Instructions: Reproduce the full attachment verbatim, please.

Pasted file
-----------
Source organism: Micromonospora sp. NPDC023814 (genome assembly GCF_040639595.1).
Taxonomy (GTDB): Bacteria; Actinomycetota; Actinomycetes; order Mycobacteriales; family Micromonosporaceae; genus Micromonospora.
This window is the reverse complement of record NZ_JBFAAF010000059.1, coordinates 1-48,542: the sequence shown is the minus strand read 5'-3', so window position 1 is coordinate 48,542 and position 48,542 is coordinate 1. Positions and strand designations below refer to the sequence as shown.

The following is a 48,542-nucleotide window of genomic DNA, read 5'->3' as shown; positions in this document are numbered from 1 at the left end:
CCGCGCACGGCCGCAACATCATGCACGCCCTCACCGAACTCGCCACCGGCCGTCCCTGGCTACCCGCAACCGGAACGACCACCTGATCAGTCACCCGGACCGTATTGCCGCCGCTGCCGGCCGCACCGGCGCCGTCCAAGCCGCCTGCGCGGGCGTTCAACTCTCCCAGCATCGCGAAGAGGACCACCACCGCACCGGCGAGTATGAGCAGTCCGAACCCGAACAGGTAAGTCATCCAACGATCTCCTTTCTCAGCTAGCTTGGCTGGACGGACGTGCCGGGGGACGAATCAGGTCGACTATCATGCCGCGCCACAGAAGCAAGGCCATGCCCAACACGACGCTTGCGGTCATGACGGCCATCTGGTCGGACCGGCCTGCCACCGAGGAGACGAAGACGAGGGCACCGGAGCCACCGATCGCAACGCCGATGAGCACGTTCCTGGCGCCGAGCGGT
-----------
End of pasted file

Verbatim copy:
Source organism: Micromonospora sp. NPDC023814 (genome assembly GCF_040639595.1).
Taxonomy (GTDB): Bacteria; Actinomycetota; Actinomycetes; order Mycobacteriales; family Micromonosporaceae; genus Micromonospora.
This window is the reverse complement of record NZ_JBFAAF010000059.1, coordinates 1-48,542: the sequence shown is the minus strand read 5'-3', so window position 1 is coordinate 48,542 and position 48,542 is coordinate 1. Positions and strand designations below refer to the sequence as shown.

The following is a 48,542-nucleotide window of genomic DNA, read 5'->3' as shown; positions in this document are numbered from 1 at the left end:
CCGCGCACGGCCGCAACATCATGCACGCCCTCACCGAACTCGCCACCGGCCGTCCCTGGCTACCCGCAACCGGAACGACCACCTGATCAGTCACCCGGACCGTATTGCCGCCGCTGCCGGCCGCACCGGCGCCGTCCAAGCCGCCTGCGCGGGCGTTCAACTCTCCCAGCATCGCGAAGAGGACCACCACCGCACCGGCGAGTATGAGCAGTCCGAACCCGAACAGGTAAGTCATCCAACGATCTCCTTTCTCAGCTAGCTTGGCTGGACGGACGTGCCGGGGGACGAATCAGGTCGACTATCATGCCGCGCCACAGAAGCAAGGCCATGCCCAACACGACGCTTGCGGTCATGACGGCCATCTGGTCGGACCGGCCTGCCACCGAGGAGACGAAGACGAGGGCACCGGAGCCACCGATCGCAACGCCGATGAGCACGTTCCTGGCGCCGAGCGGT